Variability in Baseline Liver Test Values in Clinical Trials: Challenges in Enhancing Drug-Induced Liver Injury Assessment in Subjects with Liver Disease

  • Bereket Tesfaldet
  • Gyorgy Csako
  • Tejas Patel
  • Md Shamsuzzaman
  • Eileen Navarro AlmarioEmail author
Part of the Methods in Pharmacology and Toxicology book series (MIPT)


Baseline liver test (LT: alanine aminotransferase, aspartate aminotransferase, alkaline phosphatase, total bilirubin) values were examined in contemporaneous drug product applications for autoimmune disease (Group A), for diseases that could involve the liver (Group B), for hepatobiliary disease (Group C) and in a reference group with no overt liver disease. The upper limit of normal (ULN) values and hence the classification of an LT as a multiple of ULN varied widely across trials. Most baseline LT values were within the ULN, although the distribution curves of LT values in overt hepatobiliary disease gradually diverged from the other disease groups within the range of values considered to be normal, consistent with the exclusion of subjects with baseline LT 1.5–2 × ULN from most studies. Nonetheless, LT values >3 × ULN occurred in all groups, as in the reference group, suggesting underlying liver disease in the populations studied. Drug-induced liver injury (DILI) is challenging to assess in subjects whose baseline LT values are greater than ULN. Detection of DILI in subjects with liver disease will require an assessment of disease status, liver morphology and function, and LT elevations should be interpreted in light of natural disease variation. Population- and disease-specific thresholds predictive of DILI are needed to guide drug use in subjects with liver disease, given the increasing prevalence of nonalcoholic steatohepatitis (NASH), alcoholic steatohepatitis (ASH) and multidrug and supplement use. Standard definitions of liver cirrhosis and decompensation and standardized data on liver morphology and function can support these assessments.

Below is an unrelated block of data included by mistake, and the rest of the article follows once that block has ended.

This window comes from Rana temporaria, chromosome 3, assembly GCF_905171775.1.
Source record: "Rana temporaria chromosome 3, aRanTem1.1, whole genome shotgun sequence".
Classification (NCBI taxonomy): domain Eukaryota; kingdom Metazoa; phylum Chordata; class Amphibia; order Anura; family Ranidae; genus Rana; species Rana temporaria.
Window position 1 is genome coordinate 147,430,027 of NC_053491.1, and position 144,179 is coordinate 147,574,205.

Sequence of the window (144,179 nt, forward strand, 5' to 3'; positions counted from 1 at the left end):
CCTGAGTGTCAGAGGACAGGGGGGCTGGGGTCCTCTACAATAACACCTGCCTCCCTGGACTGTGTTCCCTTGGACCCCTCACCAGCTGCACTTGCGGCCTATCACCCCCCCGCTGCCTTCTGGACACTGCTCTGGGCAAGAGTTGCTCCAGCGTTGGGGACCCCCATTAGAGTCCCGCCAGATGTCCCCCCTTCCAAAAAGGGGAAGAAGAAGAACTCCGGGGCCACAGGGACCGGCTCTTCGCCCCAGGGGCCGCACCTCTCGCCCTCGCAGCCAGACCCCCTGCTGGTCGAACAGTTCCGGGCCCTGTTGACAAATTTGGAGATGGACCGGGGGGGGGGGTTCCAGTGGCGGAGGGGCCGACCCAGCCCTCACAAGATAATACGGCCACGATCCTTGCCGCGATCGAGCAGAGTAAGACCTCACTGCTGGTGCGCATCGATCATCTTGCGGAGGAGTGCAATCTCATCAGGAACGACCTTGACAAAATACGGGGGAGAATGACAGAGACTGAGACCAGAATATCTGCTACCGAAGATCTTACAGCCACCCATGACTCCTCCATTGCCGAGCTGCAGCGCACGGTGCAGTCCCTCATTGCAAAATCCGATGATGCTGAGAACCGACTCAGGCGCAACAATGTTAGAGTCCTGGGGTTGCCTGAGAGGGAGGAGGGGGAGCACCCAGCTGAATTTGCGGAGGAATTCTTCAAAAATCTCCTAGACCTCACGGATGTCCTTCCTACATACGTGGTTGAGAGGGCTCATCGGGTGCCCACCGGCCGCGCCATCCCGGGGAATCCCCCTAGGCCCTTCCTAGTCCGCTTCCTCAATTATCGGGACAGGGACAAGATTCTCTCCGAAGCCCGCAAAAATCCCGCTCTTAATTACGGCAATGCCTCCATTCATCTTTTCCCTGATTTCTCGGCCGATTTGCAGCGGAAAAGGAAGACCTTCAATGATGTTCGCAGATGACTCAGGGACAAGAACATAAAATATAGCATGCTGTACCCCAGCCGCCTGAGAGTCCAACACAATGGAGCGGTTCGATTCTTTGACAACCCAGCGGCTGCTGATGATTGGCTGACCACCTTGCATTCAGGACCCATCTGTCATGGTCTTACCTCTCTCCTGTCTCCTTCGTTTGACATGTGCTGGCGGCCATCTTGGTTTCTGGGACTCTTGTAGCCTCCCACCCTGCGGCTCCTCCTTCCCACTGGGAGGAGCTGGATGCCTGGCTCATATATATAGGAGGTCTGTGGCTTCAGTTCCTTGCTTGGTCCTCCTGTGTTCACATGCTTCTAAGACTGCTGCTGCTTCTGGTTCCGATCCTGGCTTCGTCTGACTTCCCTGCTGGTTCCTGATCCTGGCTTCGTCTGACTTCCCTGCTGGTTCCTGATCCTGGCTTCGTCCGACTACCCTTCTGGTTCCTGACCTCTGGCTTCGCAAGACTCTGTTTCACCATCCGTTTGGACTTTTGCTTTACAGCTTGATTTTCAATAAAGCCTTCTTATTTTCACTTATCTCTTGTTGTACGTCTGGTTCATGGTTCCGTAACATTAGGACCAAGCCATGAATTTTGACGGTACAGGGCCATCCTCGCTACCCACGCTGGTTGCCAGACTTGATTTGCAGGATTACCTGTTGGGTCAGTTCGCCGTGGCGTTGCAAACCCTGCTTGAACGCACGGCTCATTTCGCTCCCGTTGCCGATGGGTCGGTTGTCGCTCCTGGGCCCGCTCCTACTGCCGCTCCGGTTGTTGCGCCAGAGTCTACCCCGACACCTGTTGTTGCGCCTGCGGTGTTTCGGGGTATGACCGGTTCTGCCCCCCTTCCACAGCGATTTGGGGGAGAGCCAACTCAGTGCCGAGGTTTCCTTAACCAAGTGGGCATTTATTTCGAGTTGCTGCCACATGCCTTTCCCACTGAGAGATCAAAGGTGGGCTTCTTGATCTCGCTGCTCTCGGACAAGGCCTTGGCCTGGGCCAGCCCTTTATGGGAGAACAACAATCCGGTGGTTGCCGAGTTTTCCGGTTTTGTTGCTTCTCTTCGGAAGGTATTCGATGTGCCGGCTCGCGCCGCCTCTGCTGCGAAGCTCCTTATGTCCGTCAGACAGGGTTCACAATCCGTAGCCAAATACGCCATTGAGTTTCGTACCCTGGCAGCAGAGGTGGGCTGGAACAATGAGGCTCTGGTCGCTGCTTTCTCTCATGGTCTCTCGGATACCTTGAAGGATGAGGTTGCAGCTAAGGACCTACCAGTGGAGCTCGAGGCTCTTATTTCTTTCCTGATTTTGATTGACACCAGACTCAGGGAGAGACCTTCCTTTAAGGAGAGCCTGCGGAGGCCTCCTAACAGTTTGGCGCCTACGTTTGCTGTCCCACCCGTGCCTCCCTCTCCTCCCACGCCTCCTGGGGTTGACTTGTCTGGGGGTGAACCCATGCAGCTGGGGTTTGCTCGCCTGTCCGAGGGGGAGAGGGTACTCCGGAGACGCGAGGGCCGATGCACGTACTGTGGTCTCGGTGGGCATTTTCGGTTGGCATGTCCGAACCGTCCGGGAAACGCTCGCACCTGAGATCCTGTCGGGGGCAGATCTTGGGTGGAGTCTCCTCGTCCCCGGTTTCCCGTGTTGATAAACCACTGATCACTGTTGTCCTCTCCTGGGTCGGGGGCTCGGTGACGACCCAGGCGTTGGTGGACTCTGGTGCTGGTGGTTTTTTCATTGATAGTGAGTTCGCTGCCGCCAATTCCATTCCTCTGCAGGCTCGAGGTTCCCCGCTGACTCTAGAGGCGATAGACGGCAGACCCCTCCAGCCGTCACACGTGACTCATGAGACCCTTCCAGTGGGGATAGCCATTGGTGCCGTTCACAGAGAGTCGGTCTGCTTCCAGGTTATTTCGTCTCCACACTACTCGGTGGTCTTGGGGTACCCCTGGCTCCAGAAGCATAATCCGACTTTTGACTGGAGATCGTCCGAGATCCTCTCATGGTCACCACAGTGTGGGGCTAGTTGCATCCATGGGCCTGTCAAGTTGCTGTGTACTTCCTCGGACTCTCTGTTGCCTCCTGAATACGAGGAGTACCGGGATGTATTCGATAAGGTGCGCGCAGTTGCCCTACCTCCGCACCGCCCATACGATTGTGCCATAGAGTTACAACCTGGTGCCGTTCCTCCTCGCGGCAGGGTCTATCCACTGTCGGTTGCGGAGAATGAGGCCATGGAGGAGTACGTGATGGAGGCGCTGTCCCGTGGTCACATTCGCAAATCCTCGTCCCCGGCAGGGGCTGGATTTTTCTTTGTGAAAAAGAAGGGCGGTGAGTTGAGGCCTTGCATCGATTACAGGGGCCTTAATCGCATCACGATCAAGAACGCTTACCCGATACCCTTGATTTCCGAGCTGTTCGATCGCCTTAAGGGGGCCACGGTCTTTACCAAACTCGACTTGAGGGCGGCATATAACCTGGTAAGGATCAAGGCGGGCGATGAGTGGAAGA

Key words

Liver injury Adverse reactions Drug trials Data standards Reference standards Diagnosis US Food and Drug Administration 



This chapter reflects the views of the authors and should not be construed to represent FDA’s or NIH’s views or policies.


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Copyright information

© Springer Science+Business Media, LLC, part of Springer Nature 2018

Authors and Affiliations

  • Bereket Tesfaldet
    • 1
  • Gyorgy Csako
    • 2
  • Tejas Patel
    • 1
  • Md Shamsuzzaman
    • 1
  • Eileen Navarro Almario
    • 1
    Email author
  1. 1.Office of Computational Science, Center for Drug Evaluation and ResearchU.S. Food and Drug AdministrationSilver SpringUSA
  2. 2.National Heart, Lung, and Blood InstituteNational Institutes of HealthBethesdaUSA

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